I lay on soft grass, looking up at tree branches, yellowing leaves, blue sky. Without my glasses, details gone, I listened to the wind, watched it play above me. The occasional bird (how many used to be? how many now?) would flit across my frame and my shoulders would sink deeper, the ground beneath rising up in embrace, lapping over the edges of my body like slow waves. A leaf fell, and I watched it descend with grace, landing beyond my vision. In stillness, I surrendered to decay, this is what its like, to become compost, lacey, skeletal. The trees sighed with pleasure, saying how good it is to watch this world, full of phenomenon, blessed with movement and personal trajectory. Compassionate to the yearnings of fast life, they whispered bittersweetly of our illusions, witnessing, as all good elders must do. The yellow of the leaves. The blue of the sky. Fresh moment.
We skipped town, leaving the throngs to enjoy Hardly Strictly and the October Sun, and arrived in Shasta County in the late afternoon. Walking back to the car after lunch, the kids squealed at the discovery of acorns, their beautiful humbleness littering the concrete in front of the Cascade Theater. Gathering was part of my secret agenda for the weekend. No time to start like Now.
The Cascade Theater is part of the heart of downtown Redding, across from the historic Hotel Redding, which despite its landmark status is still the cheapest place to stay in town. A colorful couple, the woman in a wheelchair, stopped to watch our collecting. Yes, you really can eat acorns. What do they taste like? Soft, bland, sweet. She liked my tattoos. She pulled her shirt over, displaying her chest piece. I got it when I was 63, she said. Her husband looked at me and said Acorns. Hogs love ’em. Their little dog yapped at the kids. Oh Redding.
Red Oak leaves can be distinguished from White Oak by the way the leaves taper off into points (as opposed to rounded) and often have little prickles on the ends. Red Oak acorns have a lot more tannins than the White, Valley or Blue Oaks.
Saturday Morning we made the long, five minute trek, to Nash Ranch. Fern and I fell in love with their harvest festival last year.
We let the afternoon linger and stretch. We gathered in the front yard, having to dodge the occasional missile from above. It’s a good acorn year, and the trees were in the process of joyfully throwing down, sometimes, I think, purposely trying to hit us. More collecting. No holes, no cracks, no grubs, the kids chanted.
We began processing, first doing the float test to filter out the bad ones.
While the kids collected, I did my own gathering…of the bizarre Urchin Oak Galls, created when a Cynipid Wasp inserts her eggs on the underside of an oak leaf…the subsequent gall is the cellular reaction of the leaf.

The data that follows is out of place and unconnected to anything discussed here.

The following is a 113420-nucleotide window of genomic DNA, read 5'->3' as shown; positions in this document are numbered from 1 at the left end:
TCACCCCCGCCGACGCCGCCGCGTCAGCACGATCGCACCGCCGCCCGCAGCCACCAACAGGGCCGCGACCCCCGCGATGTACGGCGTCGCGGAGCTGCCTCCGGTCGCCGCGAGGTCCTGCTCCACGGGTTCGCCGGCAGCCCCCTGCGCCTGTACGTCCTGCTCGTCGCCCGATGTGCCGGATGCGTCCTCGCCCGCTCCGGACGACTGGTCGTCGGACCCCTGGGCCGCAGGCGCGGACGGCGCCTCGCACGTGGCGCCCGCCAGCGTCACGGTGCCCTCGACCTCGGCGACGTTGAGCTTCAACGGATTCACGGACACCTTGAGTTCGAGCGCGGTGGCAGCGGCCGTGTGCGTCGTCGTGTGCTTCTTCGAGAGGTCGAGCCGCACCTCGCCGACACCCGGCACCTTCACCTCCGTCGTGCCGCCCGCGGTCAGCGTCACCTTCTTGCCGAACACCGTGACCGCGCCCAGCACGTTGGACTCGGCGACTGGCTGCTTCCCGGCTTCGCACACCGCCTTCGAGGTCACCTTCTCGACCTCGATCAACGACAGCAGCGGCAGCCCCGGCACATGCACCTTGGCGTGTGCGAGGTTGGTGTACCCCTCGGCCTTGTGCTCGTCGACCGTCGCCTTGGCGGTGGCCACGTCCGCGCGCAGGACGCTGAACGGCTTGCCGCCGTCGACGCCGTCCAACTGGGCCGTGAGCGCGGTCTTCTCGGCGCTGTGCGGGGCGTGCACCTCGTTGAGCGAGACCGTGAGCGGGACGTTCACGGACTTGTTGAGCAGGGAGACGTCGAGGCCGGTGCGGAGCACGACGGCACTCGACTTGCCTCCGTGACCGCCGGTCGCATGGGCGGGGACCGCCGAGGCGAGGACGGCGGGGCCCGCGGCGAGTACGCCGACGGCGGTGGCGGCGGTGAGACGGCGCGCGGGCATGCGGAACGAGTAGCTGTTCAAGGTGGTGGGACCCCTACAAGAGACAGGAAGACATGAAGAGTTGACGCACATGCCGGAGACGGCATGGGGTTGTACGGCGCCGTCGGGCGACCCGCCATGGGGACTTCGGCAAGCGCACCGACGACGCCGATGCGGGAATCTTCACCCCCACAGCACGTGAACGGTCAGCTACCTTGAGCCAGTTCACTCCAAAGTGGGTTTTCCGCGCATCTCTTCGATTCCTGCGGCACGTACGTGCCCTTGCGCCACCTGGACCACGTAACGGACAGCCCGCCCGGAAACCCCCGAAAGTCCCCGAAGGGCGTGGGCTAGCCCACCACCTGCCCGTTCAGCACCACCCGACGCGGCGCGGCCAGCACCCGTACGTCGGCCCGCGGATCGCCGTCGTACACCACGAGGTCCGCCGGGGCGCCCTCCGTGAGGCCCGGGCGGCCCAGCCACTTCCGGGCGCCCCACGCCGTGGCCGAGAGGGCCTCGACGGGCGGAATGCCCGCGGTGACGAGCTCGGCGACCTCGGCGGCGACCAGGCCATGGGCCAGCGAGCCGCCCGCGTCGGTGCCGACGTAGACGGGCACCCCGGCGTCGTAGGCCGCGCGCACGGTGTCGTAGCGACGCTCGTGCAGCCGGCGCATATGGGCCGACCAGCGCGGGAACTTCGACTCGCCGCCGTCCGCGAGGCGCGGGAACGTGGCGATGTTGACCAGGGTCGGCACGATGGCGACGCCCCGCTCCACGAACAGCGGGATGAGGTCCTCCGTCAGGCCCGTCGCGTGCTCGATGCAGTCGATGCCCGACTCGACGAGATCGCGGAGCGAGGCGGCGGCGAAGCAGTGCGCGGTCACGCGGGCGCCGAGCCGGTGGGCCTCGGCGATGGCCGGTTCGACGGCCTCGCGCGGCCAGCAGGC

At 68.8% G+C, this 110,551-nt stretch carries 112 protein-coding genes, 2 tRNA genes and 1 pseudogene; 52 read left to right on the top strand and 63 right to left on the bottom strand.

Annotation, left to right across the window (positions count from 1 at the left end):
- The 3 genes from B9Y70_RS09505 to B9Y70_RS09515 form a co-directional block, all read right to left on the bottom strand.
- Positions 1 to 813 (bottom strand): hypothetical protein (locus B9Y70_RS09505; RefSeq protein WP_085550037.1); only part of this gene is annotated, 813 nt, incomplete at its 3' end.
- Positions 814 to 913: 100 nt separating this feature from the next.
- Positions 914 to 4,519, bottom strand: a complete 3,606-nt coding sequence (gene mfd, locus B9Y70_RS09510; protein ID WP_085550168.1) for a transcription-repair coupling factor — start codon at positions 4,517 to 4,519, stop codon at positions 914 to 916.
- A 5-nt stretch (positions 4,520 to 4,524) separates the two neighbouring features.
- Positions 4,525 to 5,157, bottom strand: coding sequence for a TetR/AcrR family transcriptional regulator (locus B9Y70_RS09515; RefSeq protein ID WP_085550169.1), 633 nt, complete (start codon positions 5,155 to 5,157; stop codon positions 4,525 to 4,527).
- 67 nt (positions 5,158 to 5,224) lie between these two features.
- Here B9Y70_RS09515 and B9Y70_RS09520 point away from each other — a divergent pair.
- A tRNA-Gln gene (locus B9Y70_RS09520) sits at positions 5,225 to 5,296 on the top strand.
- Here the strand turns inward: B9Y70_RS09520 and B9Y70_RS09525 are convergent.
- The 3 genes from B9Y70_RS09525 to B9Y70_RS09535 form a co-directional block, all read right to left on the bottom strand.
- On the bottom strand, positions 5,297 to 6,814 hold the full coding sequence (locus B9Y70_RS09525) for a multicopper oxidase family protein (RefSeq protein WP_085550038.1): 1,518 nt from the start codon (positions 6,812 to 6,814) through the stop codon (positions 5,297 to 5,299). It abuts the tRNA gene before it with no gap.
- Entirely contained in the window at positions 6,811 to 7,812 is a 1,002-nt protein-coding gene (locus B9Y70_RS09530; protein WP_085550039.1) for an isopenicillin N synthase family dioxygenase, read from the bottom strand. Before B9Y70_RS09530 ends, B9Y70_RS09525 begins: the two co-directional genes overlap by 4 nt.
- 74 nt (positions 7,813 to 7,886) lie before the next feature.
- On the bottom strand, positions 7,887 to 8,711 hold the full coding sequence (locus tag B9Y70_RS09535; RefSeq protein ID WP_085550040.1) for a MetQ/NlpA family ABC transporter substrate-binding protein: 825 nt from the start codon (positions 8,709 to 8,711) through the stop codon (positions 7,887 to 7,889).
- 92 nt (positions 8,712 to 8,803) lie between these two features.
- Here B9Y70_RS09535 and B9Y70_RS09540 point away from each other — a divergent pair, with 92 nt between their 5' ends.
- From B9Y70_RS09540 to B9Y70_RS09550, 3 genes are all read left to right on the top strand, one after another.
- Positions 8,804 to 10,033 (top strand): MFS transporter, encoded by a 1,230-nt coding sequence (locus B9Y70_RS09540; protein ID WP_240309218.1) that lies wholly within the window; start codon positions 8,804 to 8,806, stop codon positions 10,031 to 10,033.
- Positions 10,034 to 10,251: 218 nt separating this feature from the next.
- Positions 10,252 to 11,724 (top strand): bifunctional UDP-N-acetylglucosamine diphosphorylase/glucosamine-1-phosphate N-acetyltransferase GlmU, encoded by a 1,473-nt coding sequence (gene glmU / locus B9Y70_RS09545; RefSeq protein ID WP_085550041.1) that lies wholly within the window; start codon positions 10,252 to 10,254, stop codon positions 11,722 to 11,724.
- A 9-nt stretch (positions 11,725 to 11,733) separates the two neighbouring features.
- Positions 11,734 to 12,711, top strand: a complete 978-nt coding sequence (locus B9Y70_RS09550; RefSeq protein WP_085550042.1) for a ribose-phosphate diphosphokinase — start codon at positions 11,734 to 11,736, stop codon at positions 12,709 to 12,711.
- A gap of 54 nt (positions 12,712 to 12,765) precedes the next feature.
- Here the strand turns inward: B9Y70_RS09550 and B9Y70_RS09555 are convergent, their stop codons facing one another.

I know what I’m doing for the next week.
It was also a good walnut year. In ’99 our orchard burned in the Jones Fire, and we thought we’d lost everyone, except the apple trees. Our beautiful black walnuts, under which we have buried all of our animal friends, were charred stumps. The following spring, there were green shoots. This fall, there were walnuts.
How do you get walnut meat out? asks Jeff. I scoff. Squirrels, of course. Haven’t you ever read Charlie and the Chocolate Factory?
You use a hammer. And patience. And fingernails.
Also, this happened:
The next morning I walked the property early, bones hurting. Jeff and I sequestered ourselves in a bedroom while the kids played outside. I don’t know anything but place-lessness he says.
All I feel, everyday, is that lack of place I say and now imagine knowing a place that knows you and where the emptiness is contrasted by fullness, where the sinews of your body resonate with a music perfect for you.
Its the same conversation, one layer deeper, more raw feelings. Someday the conversation of our lives will change. It can’t happen soon enough.
We went back to Nash Ranch, so the kids could do pony rides and get dehydrated and lost in the corn maze.
Sunday afternoon, I cleaned house in a fog of melancholy. I looked up from wiping the counter in the kitchen to a fluttering outside. A Flicker perched on the bird bath and I sharply inhaled, holding. The first time I saw a Flicker as a kid I experienced the same time stop. I squatted three feet away from it, watching it pick ants off the resident hill. I felt mystery flood my veins and I didn’t know what it was I was feeling. I marveled at the half moon on its breast, the sunset at the base of its feathers, the presence of its size. I had no cognitive thoughts, everything was still in my mind, but I could feel my heart. We looked at each other, connected by the moment, in sentience, and I knew relatedness. So many years later, I watched this Flicker out the window and all I could feel was that same wonder.
All I could say was Thank You.